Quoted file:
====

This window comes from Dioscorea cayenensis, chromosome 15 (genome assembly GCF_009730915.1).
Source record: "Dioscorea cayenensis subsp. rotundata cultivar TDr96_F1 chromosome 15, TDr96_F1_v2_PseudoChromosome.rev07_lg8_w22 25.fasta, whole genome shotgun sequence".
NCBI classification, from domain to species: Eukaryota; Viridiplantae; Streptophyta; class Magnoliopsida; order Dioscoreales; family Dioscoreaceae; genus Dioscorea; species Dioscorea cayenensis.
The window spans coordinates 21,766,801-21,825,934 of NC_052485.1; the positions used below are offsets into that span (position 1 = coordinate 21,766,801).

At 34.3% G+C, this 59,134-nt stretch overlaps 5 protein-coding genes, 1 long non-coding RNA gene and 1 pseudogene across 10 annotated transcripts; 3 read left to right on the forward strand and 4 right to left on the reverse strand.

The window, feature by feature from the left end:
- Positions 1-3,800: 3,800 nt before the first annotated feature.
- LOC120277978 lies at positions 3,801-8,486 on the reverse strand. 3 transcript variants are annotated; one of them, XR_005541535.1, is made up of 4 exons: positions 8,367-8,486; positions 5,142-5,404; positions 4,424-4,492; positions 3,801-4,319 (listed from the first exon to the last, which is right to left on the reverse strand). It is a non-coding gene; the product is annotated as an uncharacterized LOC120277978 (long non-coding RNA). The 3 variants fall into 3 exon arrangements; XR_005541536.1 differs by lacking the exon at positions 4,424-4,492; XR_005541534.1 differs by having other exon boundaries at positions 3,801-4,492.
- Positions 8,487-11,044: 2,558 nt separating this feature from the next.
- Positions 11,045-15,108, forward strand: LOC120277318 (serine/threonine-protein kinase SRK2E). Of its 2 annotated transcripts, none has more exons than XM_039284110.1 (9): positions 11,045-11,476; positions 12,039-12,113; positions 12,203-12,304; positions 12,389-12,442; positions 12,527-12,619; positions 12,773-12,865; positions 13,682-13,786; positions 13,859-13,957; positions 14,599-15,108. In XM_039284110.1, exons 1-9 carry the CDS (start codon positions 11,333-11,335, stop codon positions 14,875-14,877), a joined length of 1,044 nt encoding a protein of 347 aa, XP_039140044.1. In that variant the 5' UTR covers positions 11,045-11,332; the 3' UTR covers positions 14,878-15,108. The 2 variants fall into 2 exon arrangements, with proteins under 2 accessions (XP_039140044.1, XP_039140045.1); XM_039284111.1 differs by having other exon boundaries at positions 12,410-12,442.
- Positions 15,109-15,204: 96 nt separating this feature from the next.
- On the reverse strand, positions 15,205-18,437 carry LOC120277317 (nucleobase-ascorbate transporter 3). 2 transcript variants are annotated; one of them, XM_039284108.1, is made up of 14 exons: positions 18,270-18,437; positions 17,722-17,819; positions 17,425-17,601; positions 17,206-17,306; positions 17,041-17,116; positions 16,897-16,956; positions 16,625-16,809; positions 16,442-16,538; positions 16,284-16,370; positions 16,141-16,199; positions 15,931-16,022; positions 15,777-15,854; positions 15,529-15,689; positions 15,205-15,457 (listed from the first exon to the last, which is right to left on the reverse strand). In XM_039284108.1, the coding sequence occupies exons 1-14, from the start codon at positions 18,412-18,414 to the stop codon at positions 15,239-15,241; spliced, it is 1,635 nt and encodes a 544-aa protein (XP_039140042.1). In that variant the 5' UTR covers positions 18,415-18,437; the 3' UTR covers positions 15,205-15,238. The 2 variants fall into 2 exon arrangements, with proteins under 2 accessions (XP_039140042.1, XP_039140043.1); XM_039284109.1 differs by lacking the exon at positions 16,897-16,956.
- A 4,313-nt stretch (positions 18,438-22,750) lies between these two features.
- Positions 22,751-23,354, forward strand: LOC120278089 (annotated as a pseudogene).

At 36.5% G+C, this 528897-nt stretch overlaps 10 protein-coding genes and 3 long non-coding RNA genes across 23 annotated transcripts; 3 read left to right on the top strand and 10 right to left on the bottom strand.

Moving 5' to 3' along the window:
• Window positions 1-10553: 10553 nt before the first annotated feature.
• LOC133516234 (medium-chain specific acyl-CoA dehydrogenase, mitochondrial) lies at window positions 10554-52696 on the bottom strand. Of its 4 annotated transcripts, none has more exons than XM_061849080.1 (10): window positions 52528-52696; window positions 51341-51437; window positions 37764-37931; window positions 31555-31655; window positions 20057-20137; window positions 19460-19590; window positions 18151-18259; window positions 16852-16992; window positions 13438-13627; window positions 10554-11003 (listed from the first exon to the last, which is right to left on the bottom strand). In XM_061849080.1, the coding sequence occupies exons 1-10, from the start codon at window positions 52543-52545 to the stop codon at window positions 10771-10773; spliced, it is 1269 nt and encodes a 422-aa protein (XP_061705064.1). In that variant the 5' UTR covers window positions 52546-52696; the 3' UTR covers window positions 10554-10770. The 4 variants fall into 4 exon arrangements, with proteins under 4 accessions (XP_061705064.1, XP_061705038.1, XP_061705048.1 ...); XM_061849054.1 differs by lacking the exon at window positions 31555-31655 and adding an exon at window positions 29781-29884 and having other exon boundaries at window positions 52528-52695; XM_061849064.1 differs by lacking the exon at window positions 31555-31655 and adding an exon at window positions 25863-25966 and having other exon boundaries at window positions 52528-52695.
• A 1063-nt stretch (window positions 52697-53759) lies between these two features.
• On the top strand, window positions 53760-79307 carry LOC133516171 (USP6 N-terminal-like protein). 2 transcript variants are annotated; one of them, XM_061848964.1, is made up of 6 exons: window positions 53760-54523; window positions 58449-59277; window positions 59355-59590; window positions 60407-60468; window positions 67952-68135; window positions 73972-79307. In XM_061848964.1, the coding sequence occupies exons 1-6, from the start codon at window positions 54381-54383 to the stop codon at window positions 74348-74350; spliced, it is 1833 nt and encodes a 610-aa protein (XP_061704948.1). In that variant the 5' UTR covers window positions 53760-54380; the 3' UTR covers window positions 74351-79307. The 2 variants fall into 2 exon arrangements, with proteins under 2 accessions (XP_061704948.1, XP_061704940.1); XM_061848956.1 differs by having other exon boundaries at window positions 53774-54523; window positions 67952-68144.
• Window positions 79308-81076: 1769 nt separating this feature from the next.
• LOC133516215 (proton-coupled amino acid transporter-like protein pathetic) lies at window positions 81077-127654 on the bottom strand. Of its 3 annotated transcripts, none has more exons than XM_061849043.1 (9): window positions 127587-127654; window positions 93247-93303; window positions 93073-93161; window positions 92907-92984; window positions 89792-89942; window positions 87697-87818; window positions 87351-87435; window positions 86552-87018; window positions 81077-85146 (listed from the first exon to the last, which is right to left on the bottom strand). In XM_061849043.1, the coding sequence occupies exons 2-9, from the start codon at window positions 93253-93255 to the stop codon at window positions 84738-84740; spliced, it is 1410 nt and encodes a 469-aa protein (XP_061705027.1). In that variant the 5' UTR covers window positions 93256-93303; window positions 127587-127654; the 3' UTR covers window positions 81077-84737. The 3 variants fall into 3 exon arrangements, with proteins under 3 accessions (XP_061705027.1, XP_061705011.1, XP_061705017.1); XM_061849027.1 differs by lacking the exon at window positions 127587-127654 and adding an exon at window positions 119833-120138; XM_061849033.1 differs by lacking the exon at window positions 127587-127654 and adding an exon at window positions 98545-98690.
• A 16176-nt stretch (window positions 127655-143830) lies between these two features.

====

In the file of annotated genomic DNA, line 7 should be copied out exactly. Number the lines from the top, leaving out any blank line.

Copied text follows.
- Positions 1-3,800: 3,800 nt before the first annotated feature.